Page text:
News | January 21, 2020

Retirement | January 21, 2020

What are the Important Retirement Plan Changes with the SECURE Act?

by  Eric Berquist, GW & Wade Associate & Chris Bertetta, GW & Wade Associate

Following passage by both houses of Congress, President Trump signed into law the Setting Every Community Up for Retirement Enhancement (SECURE) Act of 2019, on December 20, 2019.  The SECURE Act contains several provisions designed to encourage small employers to establish retirement plans and to encourage employees to participate in them.  The SECURE Act also contains several notable changes regarding contributions to, and withdrawals from, retirement plans. 

Among the most important changes are:

  • With few exceptions, non-spouse beneficiaries of IRAs will no longer be able to ‘stretch’ distributions over their life expectancies. In almost all circumstances involving non-spouse beneficiaries, retirement accounts will need to be distributed within 10 years of the owner’s passing.
  • The SECURE Act eliminates the maximum age at which contributions can still be made to retirement plans. As long as an individual has earned income for a tax year, they may make contributions to a retirement plan. 
  • An individual who has not reached age 70 ½ by the end of 2019, is not required to begin taking Required Minimum Distributions (RMDs) until the year they reach age 72 (previously age 70½). The Act does keep the provisions allowing an individual to delay their initial RMD until April of the year following their 72nd birthday.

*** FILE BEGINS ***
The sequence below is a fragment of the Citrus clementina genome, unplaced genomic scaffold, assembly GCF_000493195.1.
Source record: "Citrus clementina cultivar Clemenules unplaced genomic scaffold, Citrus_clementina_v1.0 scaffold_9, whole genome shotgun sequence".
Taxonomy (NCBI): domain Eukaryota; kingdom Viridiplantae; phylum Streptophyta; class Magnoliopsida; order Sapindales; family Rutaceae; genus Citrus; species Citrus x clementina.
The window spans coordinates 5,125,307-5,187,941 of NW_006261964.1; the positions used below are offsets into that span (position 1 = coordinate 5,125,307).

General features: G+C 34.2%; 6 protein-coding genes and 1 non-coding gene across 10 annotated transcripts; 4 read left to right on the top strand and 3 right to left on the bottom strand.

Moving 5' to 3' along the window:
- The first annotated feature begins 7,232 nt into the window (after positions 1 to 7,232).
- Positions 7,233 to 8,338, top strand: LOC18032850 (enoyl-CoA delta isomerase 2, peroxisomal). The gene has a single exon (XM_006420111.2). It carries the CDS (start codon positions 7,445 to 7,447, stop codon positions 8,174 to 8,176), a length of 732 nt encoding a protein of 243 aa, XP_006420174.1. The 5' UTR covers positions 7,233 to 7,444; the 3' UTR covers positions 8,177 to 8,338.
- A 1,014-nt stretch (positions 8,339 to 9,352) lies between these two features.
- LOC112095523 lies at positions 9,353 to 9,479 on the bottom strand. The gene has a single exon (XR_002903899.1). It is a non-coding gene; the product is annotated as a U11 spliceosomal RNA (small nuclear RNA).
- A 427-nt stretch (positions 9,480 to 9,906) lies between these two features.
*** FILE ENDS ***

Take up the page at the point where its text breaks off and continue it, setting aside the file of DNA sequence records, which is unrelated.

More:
• The SECURE Act allows up to $5,000 per child to be withdrawn without penalty from a retirement plan to pay for expenses related to the birth of a child or adoption of a minor child.
  • The Act allows up to $10,000 per individual to be withdrawn as a qualified expense from a 529 Plan if used to repay student loans of the beneficiary of the plan or their sibling.
  • When trusts are named as beneficiaries to an IRA, special complexities can arise. Your advisor can help interpret the new rules in light of your individual trust documents.

For questions or additional information about the above changes, and how they may impact your own individual financial situation, please contact your GW & Wade Counselor or contact us here.


Investment advisory services offered through GW & Wade, LLC.

The information above is general and educational in nature and should not be considered legal or tax advice. Tax laws and regulations are complex and subject to change. GW & Wade cannot guarantee that this information is accurate, complete, or timely.  We make no warranties with regard to such information or results obtained by its use. Always consult an attorney or tax professional regarding your specific situation. 

Clients of the firm who have specific questions should contact the GW & Wade Counselor with whom they regularly work. All other inquiries, including any inquiry concerning a potential advisory relationship with GW & Wade, should be directed to:

Laurie Wexler Gerber, Client Development Manager
GW & Wade, LLC

News Retirement

Eric Berquist, GW & Wade Associate & Chris Bertetta, GW & Wade Associate


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